Sarah* had been married for six years when she unexpectedly fell pregnant with her first child. She had often felt scared of her husband Tim* as he would explode into a rage over the smallest thing. Although to some extent she had learnt to manage his outbursts, usually by staying silent until he ran out of steam, and then apologising to him, it nonetheless still made her feel sick with stress when he blamed her for things she had not done, and shouted her into silence when she tried to respond.
Tim’s temper meant that Sarah had given up confronting him about the frequent rumours of his affairs with other women. She reasoned that even if Tim had been unfaithful to her, although this thought made her feel physically sick, what they shared together was more significant than some meaningless fling. No marriage was perfect, no relationship was easy all the time, and people should take their marriage vows seriously – especially Christians. And so it was that Sarah’s marriage had fallen into an uneasy and increasingly toxic rhythm.
But it was her surprise pregnancy that pushed Sarah over the edge.
Tim exploded, told her he was not ready to be a father, and instructed her to abort her child or to get out of their rented marital home. She gave him a week, then a month, then two months, to calm down and see sense...but he did not. So she made the hardest choice she had ever faced, packed up all her belongings and moved back to her parents’ house while Tim was out at work one day.
I wish that this ‘story’ could be relegated to the realms of soap opera fantasy, but sadly, other than the names that have been changed, it really happened. It was therefore with dismay that I read the article from Jonathan Williams of CARE about the BBC’s claim that children with married parents fared better. Although the BBC insisted that the assertions were not intended to be judgemental, what else, exactly, could they be?
I am not negating the sanctity of marriage nor the desirability of the traditional family unit, bound by marriage. But as a single mum myself, and having been part of leading the ‘United Parents’ ministry for single parents at Above Bar Church in Southampton for the last four years, I know that life is not so straightforward.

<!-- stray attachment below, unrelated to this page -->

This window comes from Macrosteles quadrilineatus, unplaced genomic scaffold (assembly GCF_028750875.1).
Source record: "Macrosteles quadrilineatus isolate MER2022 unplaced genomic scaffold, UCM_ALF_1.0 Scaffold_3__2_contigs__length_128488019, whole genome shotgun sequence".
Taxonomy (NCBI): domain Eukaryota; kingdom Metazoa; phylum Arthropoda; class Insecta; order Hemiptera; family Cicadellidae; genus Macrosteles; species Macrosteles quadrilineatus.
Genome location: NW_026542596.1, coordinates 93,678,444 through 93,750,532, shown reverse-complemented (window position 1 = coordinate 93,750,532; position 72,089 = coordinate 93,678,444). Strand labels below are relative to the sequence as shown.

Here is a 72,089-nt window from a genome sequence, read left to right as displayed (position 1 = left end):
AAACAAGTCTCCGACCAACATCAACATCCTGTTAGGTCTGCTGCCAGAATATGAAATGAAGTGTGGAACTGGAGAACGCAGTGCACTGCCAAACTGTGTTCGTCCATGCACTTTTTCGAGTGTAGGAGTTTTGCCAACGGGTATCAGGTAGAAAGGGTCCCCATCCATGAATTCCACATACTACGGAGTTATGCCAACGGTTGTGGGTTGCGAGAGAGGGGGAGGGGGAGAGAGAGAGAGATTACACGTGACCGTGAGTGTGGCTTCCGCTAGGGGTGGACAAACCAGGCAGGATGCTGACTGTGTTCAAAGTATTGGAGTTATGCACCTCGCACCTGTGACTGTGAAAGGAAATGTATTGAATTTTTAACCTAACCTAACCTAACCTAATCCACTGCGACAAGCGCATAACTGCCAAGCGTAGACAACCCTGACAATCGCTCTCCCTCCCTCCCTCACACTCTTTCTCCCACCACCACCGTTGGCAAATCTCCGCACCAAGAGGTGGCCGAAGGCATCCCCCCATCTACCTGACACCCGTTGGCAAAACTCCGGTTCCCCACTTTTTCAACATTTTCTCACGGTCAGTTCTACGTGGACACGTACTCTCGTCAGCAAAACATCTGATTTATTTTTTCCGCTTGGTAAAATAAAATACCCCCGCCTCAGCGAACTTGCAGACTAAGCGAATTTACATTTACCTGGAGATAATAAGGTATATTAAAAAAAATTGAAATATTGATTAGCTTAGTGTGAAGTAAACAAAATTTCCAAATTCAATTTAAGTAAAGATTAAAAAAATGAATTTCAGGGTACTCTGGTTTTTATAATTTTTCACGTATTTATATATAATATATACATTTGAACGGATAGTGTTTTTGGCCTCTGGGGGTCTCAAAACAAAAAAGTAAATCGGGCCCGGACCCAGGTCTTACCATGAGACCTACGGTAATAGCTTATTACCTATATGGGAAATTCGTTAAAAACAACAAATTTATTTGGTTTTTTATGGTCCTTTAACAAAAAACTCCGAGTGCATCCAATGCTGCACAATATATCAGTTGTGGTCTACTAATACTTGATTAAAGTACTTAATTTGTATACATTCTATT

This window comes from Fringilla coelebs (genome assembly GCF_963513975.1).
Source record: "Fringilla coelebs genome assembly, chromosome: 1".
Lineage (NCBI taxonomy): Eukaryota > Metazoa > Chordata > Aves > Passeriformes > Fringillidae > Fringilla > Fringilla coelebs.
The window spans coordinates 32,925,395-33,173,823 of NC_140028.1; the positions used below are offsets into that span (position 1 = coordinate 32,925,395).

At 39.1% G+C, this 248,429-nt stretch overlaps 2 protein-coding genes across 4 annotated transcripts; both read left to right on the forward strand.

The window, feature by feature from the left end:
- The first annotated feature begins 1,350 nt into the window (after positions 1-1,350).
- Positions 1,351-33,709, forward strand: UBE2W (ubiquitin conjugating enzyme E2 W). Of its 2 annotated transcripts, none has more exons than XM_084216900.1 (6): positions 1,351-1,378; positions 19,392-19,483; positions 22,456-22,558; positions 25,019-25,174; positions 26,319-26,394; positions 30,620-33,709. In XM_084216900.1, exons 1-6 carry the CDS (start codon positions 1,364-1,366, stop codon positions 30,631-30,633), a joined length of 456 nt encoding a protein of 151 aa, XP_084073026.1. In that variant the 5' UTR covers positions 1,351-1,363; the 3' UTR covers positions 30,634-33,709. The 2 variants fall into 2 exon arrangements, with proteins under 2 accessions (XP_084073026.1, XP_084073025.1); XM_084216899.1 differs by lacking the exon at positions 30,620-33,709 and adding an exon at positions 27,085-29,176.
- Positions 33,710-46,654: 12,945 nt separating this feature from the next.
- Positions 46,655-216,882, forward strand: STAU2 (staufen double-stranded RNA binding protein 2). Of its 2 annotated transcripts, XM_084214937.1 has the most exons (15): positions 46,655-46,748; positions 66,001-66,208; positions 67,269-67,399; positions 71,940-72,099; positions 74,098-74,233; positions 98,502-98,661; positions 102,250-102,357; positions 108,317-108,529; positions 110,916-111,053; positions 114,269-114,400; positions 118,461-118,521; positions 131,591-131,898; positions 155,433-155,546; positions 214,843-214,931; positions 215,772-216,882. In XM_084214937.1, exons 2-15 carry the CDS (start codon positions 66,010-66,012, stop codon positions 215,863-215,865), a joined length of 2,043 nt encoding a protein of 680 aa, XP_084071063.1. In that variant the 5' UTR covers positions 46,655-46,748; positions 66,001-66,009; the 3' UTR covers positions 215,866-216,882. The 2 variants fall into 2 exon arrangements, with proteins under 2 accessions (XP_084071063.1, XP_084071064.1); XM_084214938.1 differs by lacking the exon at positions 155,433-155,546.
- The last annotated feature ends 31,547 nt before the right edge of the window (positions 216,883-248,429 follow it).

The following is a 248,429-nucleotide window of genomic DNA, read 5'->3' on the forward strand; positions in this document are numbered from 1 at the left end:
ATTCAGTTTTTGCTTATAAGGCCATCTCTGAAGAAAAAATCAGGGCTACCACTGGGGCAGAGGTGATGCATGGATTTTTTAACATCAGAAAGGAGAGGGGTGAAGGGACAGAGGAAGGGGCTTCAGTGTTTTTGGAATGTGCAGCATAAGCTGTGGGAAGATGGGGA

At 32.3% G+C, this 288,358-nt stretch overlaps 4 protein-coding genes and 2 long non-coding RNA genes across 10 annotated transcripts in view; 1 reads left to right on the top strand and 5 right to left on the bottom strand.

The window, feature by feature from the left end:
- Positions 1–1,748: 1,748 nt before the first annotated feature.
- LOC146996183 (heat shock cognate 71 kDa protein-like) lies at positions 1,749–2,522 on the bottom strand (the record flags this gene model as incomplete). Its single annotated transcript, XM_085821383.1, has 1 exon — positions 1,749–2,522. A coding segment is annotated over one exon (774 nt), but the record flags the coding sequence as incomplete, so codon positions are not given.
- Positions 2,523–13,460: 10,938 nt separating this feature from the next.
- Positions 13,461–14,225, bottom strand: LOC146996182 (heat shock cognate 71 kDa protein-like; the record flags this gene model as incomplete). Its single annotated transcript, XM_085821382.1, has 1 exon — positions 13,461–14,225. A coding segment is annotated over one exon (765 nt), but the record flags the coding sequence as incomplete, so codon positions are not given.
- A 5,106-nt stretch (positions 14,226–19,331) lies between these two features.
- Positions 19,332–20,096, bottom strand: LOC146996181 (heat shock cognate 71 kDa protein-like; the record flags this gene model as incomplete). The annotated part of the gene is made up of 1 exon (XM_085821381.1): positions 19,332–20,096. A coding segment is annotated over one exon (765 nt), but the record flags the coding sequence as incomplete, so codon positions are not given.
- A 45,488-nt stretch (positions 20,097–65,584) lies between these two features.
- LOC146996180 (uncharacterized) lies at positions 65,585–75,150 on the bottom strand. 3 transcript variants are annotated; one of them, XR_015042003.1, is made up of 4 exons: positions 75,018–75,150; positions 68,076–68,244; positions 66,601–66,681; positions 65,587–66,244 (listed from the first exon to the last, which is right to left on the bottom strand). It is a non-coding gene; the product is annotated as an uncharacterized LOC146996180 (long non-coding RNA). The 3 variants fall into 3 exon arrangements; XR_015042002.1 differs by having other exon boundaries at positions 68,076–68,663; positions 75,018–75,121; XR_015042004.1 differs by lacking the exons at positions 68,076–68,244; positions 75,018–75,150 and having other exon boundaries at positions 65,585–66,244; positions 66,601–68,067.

What do you do if your wife leaves you for a woman, your husband pushes you down the stairs while you’re holding your baby in your arms, your spouse regularly brings STDs from their affairs to your marital bed, or tells you that they want to undergo gender reassignment?
While I accept that maybe some people do not consider marriage with the reverence that the Bible advocates we should, divorce is not a decision that anyone I have encountered has taken lightly, especially when children are involved. It is an absolute and thoroughly shattering last resort, to be avoided at – almost – any cost.
As Jonathan Williams rightly noted, the data from the Millennium Cohort Study suggests that a child’s age if their parents split up has significant influence on the extent to which family breakdown affects them, and it is particularly detrimental in terms of emotional problems and conduct issues for children from age seven upwards.
Another recent study, however, by the University of Sheffield in partnership with Gingerbread, a leading national charity working with single parents, analysed data from 27,800 households with children over a six-year period, and reached some notably different conclusions.
The study found that children who were either currently or had previously been in a single parent household, scored significantly more highly in several wellbeing measures than those who had never been part of a single parent family. In terms of life satisfaction, how they felt about their families, and peer relationship problems, the data indicated that kids from single parent households were markedly happier than their peers in more traditional family households.
The diversity of research conclusions between the studies suggests that we should avoid any sweeping statements or assumptions. A quarter of families in the UK are now headed by a single parent, so as awkward and inconvenient as this is, as Christians it is vital that we do not treat single parents or their families as deficient; this only serves to reinforce a sadly common sense of stigma and shame, and to perpetuate the place of single parents on the fringes of church life, struggling to fully integrate. Failure to embrace inclusion is totally contrary to Jesus’ concerns to bring people back into the fold of a community, to love, welcome and value them.
*Names have been changed
Rebecca Harrocks is an academic and specialist in single parent ministry